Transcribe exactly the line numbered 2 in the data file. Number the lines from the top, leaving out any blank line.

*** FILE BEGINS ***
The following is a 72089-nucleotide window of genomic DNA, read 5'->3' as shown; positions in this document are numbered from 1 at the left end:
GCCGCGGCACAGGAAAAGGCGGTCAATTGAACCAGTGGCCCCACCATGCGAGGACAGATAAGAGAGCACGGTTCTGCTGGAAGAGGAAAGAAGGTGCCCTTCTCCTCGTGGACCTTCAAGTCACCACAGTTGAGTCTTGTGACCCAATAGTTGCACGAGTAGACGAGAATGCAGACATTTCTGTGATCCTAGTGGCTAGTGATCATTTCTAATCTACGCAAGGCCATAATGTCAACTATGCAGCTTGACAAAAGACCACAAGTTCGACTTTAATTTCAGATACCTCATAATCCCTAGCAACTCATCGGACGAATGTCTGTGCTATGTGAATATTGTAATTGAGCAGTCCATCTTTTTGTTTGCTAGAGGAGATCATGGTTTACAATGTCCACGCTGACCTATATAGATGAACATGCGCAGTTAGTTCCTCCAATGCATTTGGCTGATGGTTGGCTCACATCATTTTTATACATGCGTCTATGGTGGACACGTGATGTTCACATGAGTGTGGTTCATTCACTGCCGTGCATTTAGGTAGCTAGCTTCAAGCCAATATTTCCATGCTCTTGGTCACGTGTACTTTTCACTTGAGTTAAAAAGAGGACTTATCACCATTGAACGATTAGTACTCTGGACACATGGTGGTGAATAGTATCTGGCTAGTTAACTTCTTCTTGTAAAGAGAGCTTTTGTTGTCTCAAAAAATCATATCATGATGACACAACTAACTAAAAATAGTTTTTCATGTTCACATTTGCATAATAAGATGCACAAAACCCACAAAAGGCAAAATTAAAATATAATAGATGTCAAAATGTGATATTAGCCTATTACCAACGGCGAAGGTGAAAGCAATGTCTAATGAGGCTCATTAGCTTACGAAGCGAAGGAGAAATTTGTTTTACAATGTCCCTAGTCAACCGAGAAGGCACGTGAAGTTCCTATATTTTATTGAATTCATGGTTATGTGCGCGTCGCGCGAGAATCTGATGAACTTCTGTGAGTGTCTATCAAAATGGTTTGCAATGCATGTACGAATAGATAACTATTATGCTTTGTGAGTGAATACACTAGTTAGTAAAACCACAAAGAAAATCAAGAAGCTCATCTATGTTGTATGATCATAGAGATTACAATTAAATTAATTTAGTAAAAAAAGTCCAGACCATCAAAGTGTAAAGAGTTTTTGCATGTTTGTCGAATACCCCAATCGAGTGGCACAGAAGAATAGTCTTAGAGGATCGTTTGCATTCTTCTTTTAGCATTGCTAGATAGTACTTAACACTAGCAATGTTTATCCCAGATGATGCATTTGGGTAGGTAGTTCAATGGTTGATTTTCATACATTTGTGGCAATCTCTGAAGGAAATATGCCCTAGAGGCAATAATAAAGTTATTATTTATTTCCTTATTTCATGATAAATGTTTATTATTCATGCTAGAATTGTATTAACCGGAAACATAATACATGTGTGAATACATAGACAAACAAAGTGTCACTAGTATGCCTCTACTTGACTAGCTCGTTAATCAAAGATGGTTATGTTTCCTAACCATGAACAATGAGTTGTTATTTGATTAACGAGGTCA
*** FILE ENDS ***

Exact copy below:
GCCGCGGCACAGGAAAAGGCGGTCAATTGAACCAGTGGCCCCACCATGCGAGGACAGATAAGAGAGCACGGTTCTGCTGGAAGAGGAAAGAAGGTGCCCTTCTCCTCGTGGACCTTCAAGTCACCACAGTTGAGTCTTGTGACCCAATAGTTGCACGAGTAGACGAGAATGCAGACATTTCTGTGATCCTAGTGGCTAGTGATCATTTCTAATCTACGCAAGGCCATAATGTCAACTATGCAGCTTGACAAAAGACCACAAGTTCGACTTTAATTTCAGATACCTCATAATCCCTAGCAACTCATCGGACGAATGTCTGTGCTATGTGAATATTGTAATTGAGCAGTCCATCTTTTTGTTTGCTAGAGGAGATCATGGTTTACAATGTCCACGCTGACCTATATAGATGAACATGCGCAGTTAGTTCCTCCAATGCATTTGGCTGATGGTTGGCTCACATCATTTTTATACATGCGTCTATGGTGGACACGTGATGTTCACATGAGTGTGGTTCATTCACTGCCGTGCATTTAGGTAGCTAGCTTCAAGCCAATATTTCCATGCTCTTGGTCACGTGTACTTTTCACTTGAGTTAAAAAGAGGACTTATCACCATTGAACGATTAGTACTCTGGACACATGGTGGTGAATAGTATCTGGCTAGTTAACTTCTTCTTGTAAAGAGAGCTTTTGTTGTCTCAAAAAATCATATCATGATGACACAACTAACTAAAAATAGTTTTTCATGTTCACATTTGCATAATAAGATGCACAAAACCCACAAAAGGCAAAATTAAAATATAATAGATGTCAAAATGTGATATTAGCCTATTACCAACGGCGAAGGTGAAAGCAATGTCTAATGAGGCTCATTAGCTTACGAAGCGAAGGAGAAATTTGTTTTACAATGTCCCTAGTCAACCGAGAAGGCACGTGAAGTTCCTATATTTTATTGAATTCATGGTTATGTGCGCGTCGCGCGAGAATCTGATGAACTTCTGTGAGTGTCTATCAAAATGGTTTGCAATGCATGTACGAATAGATAACTATTATGCTTTGTGAGTGAATACACTAGTTAGTAAAACCACAAAGAAAATCAAGAAGCTCATCTATGTTGTATGATCATAGAGATTACAATTAAATTAATTTAGTAAAAAAAGTCCAGACCATCAAAGTGTAAAGAGTTTTTGCATGTTTGTCGAATACCCCAATCGAGTGGCACAGAAGAATAGTCTTAGAGGATCGTTTGCATTCTTCTTTTAGCATTGCTAGATAGTACTTAACACTAGCAATGTTTATCCCAGATGATGCATTTGGGTAGGTAGTTCAATGGTTGATTTTCATACATTTGTGGCAATCTCTGAAGGAAATATGCCCTAGAGGCAATAATAAAGTTATTATTTATTTCCTTATTTCATGATAAATGTTTATTATTCATGCTAGAATTGTATTAACCGGAAACATAATACATGTGTGAATACATAGACAAACAAAGTGTCACTAGTATGCCTCTACTTGACTAGCTCGTTAATCAAAGATGGTTATGTTTCCTAACCATGAACAATGAGTTGTTATTTGATTAACGAGGTCA